Experiencing the pink cloud can motivate people to pursue change and heal from addiction. A person’s outlook on life can shift in a more empowered and optimistic direction. Some may begin to feel hopeful for the first time in years. Therefore, if one harnesses the pink cloud in a productive way, it can be an important stage in pivoting towards a newer, healthier lifestyle.2 

What Are the Dangers of the Pink Cloud?

Programs like AA are known for raising the red flag when it comes to pink cloud syndrome. And for good reason. The false sense of security that occurs during the pink cloud phase can result in some bad decisions for those with alcohol use disorder. 

For example, if someone is feeling too optimistic, they may quit seeing their therapist or stop attending meetings. They may engage in risky behaviors, or even decide to drink alcohol again because they mistakenly believe they are over their dependency.

In addition, as the pink cloud wears off, post-acute withdrawal syndrome (PAWS) can quickly emerge. PAWS is described as a secondary phase of withdrawal that typically occurs for weeks or months. It usually includes psychological or emotional symptoms such as memory issues, fatigue, depression, and anxiety, which can lead to drinking again.3

Tips For Navigating the Pink Cloud

Navigating the pink cloud begins with educating yourself about it. Knowing what is happening can help you keep your expectations realistic and avoid overconfidence, while still reaping the benefits of optimism. By remaining cautious and self-aware, you can harness the motivation and energy of the pink cloud to establish good habits and self-care routines, which will be essential to future stages of recovery.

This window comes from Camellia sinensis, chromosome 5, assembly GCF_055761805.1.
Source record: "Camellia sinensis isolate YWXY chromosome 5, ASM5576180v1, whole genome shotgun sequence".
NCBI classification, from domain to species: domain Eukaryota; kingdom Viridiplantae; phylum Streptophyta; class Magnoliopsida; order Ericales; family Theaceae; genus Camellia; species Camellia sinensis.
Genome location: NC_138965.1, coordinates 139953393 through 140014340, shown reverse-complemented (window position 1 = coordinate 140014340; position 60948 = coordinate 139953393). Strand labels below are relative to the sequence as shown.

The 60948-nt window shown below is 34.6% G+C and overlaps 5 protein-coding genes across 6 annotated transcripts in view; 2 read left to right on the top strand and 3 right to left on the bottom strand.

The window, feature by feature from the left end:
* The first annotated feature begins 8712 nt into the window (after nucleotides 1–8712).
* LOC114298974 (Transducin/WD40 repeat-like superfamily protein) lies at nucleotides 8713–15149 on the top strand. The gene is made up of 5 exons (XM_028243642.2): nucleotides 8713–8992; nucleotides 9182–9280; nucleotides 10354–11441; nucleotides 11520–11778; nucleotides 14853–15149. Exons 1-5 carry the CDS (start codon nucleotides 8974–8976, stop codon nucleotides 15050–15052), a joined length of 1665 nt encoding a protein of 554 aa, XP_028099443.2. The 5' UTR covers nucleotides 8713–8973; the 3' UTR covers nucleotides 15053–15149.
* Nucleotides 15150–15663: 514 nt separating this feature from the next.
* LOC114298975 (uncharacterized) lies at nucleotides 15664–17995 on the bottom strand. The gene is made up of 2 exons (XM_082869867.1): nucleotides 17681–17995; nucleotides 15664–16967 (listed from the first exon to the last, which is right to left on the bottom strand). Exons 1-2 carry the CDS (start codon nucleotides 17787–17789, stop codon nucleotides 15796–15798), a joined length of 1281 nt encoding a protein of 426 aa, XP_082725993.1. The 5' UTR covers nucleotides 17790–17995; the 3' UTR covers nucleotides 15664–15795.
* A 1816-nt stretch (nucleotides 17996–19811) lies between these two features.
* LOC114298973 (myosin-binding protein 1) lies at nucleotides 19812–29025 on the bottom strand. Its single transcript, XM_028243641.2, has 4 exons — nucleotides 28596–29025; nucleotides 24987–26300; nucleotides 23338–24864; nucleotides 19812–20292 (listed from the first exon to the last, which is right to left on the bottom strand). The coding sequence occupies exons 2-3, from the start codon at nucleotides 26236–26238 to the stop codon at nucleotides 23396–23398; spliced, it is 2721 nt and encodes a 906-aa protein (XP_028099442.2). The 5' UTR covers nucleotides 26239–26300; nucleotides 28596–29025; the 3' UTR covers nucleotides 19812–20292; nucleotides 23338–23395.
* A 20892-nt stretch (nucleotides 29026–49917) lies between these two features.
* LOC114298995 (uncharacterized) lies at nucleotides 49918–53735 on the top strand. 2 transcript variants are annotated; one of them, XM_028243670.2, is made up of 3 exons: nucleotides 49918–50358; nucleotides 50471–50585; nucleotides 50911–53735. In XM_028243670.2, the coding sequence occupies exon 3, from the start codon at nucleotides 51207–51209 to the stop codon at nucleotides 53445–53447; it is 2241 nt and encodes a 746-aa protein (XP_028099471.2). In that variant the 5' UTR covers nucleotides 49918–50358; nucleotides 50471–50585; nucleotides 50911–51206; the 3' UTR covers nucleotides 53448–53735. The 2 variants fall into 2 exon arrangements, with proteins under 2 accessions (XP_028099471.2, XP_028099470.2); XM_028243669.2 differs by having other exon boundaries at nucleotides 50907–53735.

Here are some tips:

  • Keep a journal or write encouraging notes to your future self for when you are feeling low or need a boost.
  • Be sure to stay engaged with your therapist or recovery coach to discuss setback prevention and receive ongoing support.
  • Establish healthy diet, exercise, and sleep routines.
  • Regularly connect with friends and loved ones.
  • Learn mindfulness and relaxation techniques.
  • Make time for hobbies.
  • Seek out inspirational books and videos about recovery.

Staying Steady Through the Ups and Downs

Recovery can be a long and often challenging process. The pink cloud phase feels very rewarding and is to be enjoyed, but it is important to always keep your eye on the big picture, and move steadily towards your long-term goals. 

When “pink clouding,” you may be tricked into believing that you no longer need support. However, disconnecting during this period can leave you very vulnerable once the positive feelings subside and the dark clouds come rolling back in. 

Offer yourself encouragement by stating, “I am thankful that I feel great today, but I need to be realistic and prepare myself for challenging times ahead.” It’s crucial to stay engaged with your support system and establish self-care routines that feed your body, mind, and relationships. The goal is to build a solid foundation, so you will be fortified for any peaks and valleys you will encounter on your road to recovery!

Learn more about Ria Health’s online coaching support for people in early recovery.

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Written By:
Lisa Keeley
Lisa Keeley is a freelance writer who resides in upstate New York. She especially enjoys writing about health, wellness and living your best life.
Reviewed By:
Evan O'Donnell
NYC-based content strategist with over 3 years editing and writing in the recovery space. Strong believer in accessible, empathic, and fact-based communication.